How to Ace the ISEE: The Inside Scoop


So, your child is getting ready to take the ISEE, or Independent School Entrance Exam. This test is used to determine admission to private middle schools and high schools. It is known as one of the more difficult standardized tests. Here’s everything you need to know about this important test, and how to ace it.


One of the unique things about the ISEE is that it is broken into different levels based on the grade. Students entering grades 2 through 4 sit for the Primary Level exam, kids entering 5 and 6 sit for the Lower Level exam, kids entering 7 and 8 sit for the Middle Level exam, and kids entering grades 9 through 12 sit for the Upper Level exam.

What this means for you and your student is that the ISEE, unlike the ERB, does not test at grade level. Your child will be questioned on content from multiple grades, and as such will need to be comfortable with years of information. This is the reason the iSEE is considered such a difficult exam. Here are the sections, as well as the slight time differences that characterize the different levels. 

Scoring and Structure:


As you can see above, the ISEE is broken up into four sections. Verbal Reasoning is a vocabulary section. It tests your child’s capability to use words in context, but also tests on vocabulary words alone. This means that memorization of these words is a crucial part of the study process.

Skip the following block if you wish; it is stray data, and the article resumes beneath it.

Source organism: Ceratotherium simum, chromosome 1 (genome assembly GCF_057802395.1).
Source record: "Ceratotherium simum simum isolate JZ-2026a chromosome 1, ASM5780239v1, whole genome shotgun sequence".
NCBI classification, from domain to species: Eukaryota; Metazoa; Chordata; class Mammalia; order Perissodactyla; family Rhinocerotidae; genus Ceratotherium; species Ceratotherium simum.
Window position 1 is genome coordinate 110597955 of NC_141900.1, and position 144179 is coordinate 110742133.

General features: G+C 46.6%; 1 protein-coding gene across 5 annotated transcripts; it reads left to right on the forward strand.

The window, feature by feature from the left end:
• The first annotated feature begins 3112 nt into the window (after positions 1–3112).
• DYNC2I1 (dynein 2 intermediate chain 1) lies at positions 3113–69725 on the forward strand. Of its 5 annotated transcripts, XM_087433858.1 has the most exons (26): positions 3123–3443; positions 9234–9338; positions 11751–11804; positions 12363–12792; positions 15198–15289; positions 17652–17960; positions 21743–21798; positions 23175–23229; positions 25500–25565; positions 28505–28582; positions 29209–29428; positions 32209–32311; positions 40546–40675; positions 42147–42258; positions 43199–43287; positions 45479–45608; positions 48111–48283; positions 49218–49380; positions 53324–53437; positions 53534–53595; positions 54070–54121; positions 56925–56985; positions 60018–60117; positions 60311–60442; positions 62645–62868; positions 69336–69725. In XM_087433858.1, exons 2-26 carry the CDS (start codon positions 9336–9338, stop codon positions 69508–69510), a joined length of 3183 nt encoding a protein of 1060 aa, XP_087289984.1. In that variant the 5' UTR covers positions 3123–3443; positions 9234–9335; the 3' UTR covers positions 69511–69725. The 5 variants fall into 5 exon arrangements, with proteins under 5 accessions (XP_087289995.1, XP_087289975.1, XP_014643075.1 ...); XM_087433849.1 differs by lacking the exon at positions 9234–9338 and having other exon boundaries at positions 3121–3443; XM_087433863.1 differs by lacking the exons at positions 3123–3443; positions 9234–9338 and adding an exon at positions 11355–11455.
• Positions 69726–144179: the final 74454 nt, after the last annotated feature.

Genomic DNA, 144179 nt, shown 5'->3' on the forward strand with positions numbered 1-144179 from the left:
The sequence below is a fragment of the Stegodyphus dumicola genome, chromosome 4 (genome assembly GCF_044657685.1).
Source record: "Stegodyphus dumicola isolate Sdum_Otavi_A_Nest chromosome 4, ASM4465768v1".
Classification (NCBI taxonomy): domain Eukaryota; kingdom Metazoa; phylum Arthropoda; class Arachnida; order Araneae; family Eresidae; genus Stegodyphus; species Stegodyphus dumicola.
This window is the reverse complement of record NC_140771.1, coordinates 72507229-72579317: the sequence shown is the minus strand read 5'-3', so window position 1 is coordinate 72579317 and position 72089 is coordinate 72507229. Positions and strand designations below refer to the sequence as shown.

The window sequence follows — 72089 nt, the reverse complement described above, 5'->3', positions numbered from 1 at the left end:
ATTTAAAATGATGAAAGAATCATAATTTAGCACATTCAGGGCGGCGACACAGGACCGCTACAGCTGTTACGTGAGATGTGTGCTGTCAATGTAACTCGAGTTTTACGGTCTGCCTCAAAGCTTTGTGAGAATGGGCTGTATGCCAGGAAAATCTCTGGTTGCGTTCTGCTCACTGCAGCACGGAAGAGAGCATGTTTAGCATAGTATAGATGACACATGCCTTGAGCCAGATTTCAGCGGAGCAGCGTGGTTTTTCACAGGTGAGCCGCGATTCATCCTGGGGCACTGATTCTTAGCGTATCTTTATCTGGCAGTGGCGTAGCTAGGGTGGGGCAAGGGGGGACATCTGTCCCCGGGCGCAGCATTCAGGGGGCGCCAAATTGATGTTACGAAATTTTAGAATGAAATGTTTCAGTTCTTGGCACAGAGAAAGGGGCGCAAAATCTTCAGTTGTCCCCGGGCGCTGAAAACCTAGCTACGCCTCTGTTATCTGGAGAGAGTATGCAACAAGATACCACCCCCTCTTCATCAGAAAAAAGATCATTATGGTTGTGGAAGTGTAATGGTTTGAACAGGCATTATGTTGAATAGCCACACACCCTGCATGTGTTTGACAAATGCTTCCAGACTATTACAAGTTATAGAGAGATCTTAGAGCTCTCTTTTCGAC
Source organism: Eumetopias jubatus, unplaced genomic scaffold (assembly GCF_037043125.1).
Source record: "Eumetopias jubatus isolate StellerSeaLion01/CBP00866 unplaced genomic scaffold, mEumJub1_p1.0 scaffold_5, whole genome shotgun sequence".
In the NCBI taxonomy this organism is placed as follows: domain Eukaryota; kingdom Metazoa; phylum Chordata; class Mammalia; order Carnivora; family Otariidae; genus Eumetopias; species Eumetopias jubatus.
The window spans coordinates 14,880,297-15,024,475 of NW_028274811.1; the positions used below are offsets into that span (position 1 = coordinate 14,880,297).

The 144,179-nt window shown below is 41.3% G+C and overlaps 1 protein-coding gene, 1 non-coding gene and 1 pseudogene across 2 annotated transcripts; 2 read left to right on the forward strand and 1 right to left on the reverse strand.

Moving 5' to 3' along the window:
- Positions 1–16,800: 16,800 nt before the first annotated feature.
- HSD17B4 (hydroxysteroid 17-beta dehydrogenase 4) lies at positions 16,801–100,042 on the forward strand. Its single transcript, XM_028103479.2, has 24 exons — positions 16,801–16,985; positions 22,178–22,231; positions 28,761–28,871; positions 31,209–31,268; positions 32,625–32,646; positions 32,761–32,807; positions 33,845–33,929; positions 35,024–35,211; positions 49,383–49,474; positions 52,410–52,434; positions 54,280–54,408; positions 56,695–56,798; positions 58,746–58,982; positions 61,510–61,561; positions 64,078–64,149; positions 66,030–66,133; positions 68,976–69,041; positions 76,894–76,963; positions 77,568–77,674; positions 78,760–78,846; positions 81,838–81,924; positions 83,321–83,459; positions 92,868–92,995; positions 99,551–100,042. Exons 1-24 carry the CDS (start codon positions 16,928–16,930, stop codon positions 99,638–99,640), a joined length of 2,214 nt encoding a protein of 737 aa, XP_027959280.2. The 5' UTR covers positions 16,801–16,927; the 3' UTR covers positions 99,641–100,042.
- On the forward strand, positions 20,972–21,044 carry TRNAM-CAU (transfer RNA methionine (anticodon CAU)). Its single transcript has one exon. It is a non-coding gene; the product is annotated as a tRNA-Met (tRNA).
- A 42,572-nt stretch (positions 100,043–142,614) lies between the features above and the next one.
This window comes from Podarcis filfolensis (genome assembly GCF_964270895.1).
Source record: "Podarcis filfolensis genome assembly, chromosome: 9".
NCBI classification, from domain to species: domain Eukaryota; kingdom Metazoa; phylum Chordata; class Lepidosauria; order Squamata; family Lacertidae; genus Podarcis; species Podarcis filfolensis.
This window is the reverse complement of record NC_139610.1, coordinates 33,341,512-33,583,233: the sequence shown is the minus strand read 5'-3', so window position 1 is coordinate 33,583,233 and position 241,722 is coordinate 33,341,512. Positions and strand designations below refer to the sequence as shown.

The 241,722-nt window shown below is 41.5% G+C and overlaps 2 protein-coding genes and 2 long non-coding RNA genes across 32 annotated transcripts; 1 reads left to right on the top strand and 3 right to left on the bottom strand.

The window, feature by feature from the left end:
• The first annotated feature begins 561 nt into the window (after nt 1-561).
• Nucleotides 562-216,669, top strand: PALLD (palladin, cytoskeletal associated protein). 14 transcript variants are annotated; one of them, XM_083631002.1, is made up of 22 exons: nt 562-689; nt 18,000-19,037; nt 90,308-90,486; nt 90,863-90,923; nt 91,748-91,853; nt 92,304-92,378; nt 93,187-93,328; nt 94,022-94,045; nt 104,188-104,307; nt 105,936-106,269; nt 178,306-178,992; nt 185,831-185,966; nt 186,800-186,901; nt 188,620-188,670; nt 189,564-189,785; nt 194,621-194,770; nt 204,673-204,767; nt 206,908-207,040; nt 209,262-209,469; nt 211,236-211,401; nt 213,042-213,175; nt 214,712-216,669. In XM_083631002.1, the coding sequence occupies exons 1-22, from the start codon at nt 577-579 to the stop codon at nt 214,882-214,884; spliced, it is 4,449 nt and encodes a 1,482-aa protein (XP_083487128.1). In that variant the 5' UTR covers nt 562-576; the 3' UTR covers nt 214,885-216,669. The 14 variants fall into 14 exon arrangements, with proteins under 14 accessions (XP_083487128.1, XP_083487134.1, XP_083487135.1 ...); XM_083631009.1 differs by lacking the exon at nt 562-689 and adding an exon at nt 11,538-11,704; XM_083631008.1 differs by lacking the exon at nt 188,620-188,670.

Quantitative Reasoning is the most intimidating section. It strikes fear in the hearts of many of our children. This is due to the time limit, combined with the style of questions. The quantitative reasoning section asks GRE-style questions, where the student is asked to solve two problems and then answer which value is greater. With the time limit already bearing down on them, these kind of questions can often send students spiraling.

Reading comprehension is all about the time limit. There are four passages with questions based off of each. The key to this section is being able to read the passages quickly, and answer questions as the student reads, rather than spending too much time on the passages and becoming rushed on the questions.

Mathematics Achievement is more simple math questions than Quantitative Reasoning. This section is where the grade level issue comes into play most of all. If your student is in fifth grade and is excellent at math, they will still be asked questions meant for sixth graders. This is very scary for students.

The scoring is almost as difficult as the test itself. At the most basic level, the score is given in a percentile rank from 1-99 based on the amount of correct questions. From there, the percentile score is broken into nine percentile groups known as “stanines.” The staines range from 1-9. The final ISEE score is given as which stanine the student falls into. Here are the stanines with the percentile rank they fall into.


So, for example, if a student is in the 75th percentile, they receive a 6 as their final score.

IMPORTANT SCORING NOTE: The ISEE does not penalize students for guessing on questions, so students should be encouraged to fill out all the bubbles.

How Do I Ace It?

The answer, as always, is good preparation!We have students who train with us for over a year getting ready for this test. This gives them time to go over the content that REINFORCES their current grade level, which helps with the multiple grade levels.

Students should also study FOR THE STRUCTURE OF THE TEST. Since the ISEE is such a long exam, students should study not just the content, but how to work under the conditions of the test. Our sessions for ISEE prep are two hours minimum, in order to work with kids on the simple practice of sitting still and focusing for that long. For a consultation with our staff on your child’s ISEE studying process, contact us here!